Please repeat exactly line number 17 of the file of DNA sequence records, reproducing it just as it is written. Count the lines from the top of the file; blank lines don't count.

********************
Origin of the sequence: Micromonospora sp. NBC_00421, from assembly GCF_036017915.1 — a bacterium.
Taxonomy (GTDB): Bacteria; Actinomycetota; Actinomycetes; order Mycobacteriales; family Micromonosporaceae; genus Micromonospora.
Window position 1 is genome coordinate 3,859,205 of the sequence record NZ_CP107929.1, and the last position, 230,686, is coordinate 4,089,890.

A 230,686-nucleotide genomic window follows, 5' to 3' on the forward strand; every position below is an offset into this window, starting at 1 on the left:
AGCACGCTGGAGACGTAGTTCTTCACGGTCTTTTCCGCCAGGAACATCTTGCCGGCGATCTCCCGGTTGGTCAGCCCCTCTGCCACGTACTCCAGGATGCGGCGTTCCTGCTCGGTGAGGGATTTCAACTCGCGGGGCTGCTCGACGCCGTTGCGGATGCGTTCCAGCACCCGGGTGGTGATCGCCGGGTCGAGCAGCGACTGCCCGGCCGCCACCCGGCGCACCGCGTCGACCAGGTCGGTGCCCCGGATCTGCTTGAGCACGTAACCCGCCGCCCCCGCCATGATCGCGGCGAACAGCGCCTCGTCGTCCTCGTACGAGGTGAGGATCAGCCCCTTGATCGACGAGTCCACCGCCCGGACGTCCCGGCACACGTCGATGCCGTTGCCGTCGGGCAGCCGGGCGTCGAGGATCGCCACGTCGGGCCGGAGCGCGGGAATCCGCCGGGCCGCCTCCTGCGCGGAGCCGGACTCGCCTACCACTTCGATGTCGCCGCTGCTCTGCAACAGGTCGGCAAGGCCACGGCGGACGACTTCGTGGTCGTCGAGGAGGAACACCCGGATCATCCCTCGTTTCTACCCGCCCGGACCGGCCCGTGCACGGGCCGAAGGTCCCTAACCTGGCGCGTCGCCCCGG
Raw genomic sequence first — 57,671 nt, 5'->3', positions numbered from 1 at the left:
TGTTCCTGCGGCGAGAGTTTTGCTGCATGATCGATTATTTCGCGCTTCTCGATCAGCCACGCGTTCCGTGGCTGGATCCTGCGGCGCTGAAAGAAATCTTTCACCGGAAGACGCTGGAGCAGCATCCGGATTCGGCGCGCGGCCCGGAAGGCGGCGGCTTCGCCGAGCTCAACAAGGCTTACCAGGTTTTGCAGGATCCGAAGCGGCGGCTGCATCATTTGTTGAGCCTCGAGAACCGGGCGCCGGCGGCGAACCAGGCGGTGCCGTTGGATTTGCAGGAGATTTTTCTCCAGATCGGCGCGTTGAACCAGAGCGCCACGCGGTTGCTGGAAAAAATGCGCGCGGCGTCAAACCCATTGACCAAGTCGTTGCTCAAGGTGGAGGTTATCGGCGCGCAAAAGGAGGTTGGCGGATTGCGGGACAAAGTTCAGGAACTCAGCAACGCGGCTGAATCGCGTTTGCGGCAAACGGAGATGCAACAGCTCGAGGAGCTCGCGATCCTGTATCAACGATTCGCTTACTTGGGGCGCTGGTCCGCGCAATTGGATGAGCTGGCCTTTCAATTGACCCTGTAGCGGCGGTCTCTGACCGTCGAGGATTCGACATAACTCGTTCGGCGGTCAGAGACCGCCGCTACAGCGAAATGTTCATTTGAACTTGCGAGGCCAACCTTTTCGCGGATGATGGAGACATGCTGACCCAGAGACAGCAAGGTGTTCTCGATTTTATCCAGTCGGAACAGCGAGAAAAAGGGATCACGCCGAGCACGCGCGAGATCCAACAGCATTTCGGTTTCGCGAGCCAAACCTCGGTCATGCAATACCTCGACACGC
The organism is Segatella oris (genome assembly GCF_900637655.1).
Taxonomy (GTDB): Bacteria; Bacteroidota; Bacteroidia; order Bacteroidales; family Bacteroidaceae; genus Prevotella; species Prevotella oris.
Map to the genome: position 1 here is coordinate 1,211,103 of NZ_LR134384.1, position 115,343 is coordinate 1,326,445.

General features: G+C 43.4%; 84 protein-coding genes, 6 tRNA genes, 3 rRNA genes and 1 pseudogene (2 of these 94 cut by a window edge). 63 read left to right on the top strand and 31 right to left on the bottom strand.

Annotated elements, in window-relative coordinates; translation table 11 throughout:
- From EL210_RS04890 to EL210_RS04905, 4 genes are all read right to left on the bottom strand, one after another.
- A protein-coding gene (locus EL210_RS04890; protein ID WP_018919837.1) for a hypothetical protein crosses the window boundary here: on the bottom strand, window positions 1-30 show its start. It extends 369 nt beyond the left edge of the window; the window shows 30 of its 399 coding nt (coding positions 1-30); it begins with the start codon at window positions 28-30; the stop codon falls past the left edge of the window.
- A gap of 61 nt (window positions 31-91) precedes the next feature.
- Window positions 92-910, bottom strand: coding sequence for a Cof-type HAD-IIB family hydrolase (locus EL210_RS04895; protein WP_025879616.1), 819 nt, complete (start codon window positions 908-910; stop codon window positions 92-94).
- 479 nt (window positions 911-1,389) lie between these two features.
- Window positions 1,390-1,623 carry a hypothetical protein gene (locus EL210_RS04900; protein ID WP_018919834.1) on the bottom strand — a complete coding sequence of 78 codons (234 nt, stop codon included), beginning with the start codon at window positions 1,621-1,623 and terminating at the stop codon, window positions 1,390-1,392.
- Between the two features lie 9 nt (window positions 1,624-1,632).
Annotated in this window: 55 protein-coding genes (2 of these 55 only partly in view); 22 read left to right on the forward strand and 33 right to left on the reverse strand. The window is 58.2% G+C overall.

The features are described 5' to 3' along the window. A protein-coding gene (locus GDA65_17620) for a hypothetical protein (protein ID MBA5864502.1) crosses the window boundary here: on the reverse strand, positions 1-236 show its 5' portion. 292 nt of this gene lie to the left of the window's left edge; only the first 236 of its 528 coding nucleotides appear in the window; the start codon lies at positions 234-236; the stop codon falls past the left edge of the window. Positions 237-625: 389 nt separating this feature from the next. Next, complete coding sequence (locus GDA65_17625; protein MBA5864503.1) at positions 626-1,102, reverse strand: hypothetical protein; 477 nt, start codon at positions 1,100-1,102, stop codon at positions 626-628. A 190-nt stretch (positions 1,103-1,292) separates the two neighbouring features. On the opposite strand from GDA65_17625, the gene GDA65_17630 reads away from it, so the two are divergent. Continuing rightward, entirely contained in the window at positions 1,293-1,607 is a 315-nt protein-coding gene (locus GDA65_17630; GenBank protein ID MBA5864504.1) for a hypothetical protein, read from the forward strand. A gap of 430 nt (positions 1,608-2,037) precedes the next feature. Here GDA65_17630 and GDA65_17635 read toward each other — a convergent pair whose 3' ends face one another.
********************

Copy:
- 479 nt (window positions 911-1,389) lie between these two features.